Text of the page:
Now that the user is set up on your system and access to it and root's account are locked down a bit tighter, it's time to set up Ruby.
-h2. Operating System Dependencies and Ruby
+h3. Operating System Dependencies and Ruby
To install Ruby, you are going to use the "RVM":http://rvm.io tool. This tool provides a simple way of installing a version of Ruby onto your server.
@@ -176,7 +176,7 @@ ruby 1.9.3p194 (2012-04-20 revision 35410) [i686-linux]
You now have a version of Ruby correctly configured on your server.
-h2. Deploying to the server
+h3. Deploying to the server
The next step is to put your Spree application onto the server. To do this, you will use the deployment tool called "Capistrano":https://github.com/capistrano/capistrano/wiki.
@@ -322,7 +322,7 @@ The +cap deploy+ command this time will also run an asset precompilation step, t
The next step is to set up a database server for the data for your Rails app.
-h2. Setting up a database server
+h3. Setting up a database server
The database server we will be using in this guide will be the "PostgreSQL":http://postgresql.org database server. Once this is setup, you will be able to tell capistrano to run the migrations on your application, creating the necessary tables for your Spree store.
@@ -378,11 +378,11 @@ After +bundle install+ has finished running on the server, Capistrano will now c
The next step is to set up the web server to serve requests for your application.
-h2. Setting up a web server
+h3. Setting up a web server
The web server you'll be using here will be the Unicorn web server which will run the Rails application instances, and then those instances will have an nginx frontend which will serve the requests coming from the people who are visiting your store.
-h3. Setting up Unicorn
+h4. Setting up Unicorn
To set up unicorn for your application, add the +unicorn+ gem to your +Gemfile+, inside the +production+ group:
@@ -490,7 +490,7 @@ after "deploy:restart", "unicorn:restart"
Commit your +config/deploy.rb+ to Git, push the changes to Github and run +cap deploy+ again to ensure the latest code is available on your server. This will include the +unicorn+ gem which will be vital for the next step: setting up nginx and getting it to serve requests from your application.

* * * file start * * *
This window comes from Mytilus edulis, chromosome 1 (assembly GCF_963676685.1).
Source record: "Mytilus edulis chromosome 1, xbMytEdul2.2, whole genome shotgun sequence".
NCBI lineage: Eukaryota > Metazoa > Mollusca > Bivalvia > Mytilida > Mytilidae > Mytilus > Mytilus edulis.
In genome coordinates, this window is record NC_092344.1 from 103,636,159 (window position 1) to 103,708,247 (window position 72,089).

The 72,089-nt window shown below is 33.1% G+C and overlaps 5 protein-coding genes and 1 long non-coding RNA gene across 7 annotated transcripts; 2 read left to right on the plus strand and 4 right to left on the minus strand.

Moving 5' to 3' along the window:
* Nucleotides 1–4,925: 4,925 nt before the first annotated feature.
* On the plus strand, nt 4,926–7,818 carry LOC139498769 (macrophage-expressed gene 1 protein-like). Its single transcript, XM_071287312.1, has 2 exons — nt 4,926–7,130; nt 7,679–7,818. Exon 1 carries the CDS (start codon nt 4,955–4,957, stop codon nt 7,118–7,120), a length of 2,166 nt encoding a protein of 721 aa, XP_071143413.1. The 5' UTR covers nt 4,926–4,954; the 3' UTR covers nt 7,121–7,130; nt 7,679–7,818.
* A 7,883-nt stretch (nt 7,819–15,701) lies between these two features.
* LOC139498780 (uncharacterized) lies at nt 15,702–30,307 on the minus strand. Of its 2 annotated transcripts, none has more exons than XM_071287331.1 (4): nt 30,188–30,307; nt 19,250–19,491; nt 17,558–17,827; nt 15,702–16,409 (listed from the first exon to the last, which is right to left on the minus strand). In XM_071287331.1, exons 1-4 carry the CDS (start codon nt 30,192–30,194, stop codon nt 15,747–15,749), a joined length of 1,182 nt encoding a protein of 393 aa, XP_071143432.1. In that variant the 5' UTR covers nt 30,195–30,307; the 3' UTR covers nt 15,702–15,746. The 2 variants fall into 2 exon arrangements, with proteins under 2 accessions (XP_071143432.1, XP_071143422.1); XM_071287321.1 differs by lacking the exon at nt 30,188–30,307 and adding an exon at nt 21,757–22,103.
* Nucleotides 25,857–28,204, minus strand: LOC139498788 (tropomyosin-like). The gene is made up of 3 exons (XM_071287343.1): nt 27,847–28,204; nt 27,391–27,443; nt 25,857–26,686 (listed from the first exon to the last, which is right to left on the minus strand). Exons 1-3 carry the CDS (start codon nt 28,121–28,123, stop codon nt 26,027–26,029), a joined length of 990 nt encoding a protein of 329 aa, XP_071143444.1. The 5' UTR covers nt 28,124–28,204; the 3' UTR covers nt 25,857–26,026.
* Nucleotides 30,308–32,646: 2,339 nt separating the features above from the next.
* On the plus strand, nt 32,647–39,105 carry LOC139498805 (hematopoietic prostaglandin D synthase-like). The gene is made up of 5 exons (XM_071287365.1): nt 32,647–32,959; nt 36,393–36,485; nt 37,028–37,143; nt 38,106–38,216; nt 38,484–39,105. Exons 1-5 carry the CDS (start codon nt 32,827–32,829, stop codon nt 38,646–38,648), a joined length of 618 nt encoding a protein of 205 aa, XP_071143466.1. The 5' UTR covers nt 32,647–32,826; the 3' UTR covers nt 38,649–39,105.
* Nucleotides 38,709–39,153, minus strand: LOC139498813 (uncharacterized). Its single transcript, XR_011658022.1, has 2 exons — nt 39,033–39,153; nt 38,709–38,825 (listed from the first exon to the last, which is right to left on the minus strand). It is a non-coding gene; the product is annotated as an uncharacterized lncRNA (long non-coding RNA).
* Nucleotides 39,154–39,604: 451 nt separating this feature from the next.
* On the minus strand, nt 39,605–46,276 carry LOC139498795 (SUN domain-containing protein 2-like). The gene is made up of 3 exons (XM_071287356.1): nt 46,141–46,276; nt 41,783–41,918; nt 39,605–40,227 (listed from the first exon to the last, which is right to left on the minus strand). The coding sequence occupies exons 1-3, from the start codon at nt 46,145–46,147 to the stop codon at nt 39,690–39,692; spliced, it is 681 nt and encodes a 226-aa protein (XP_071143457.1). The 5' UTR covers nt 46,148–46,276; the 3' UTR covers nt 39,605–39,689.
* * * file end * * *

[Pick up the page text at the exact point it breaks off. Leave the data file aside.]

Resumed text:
-h3. Setting up nginx
+h4. Setting up nginx
To install nginx, run this command as +root+:
@@ -611,7 +611,7 @@ server {
With these settings in place, you can start up nginx by running +service nginx start+ as root on the remote server. Next, you can start the unicorn processes by running +cap unicorn:start+ from your local machine. Once these are running, you will be able to access your site at [your server's address]. You should see your store's homepage here if everything is correctly set up.
-h3. Setting up SSL
+h4. Setting up SSL
NOTE: This part of the guide assumes you have the relevant SSL certificate files (a file ending in +.crt+, and another in +.key+) already and just need to know where to put them.
@@ -636,7 +636,7 @@ Without this line, you would get a redirect loop when you attempted to login.
That is all the SSL configuration you will need for your server. To verify that it works, attempt to visit the login page for your application, or the admin area.
-h2. Loading seed data
+h3. Loading seed data
Now with the database and web servers set up for your Spree store correctly, the final thing you will need is seed data. This data contains things such as countries, states, zones, zone members and an admin role.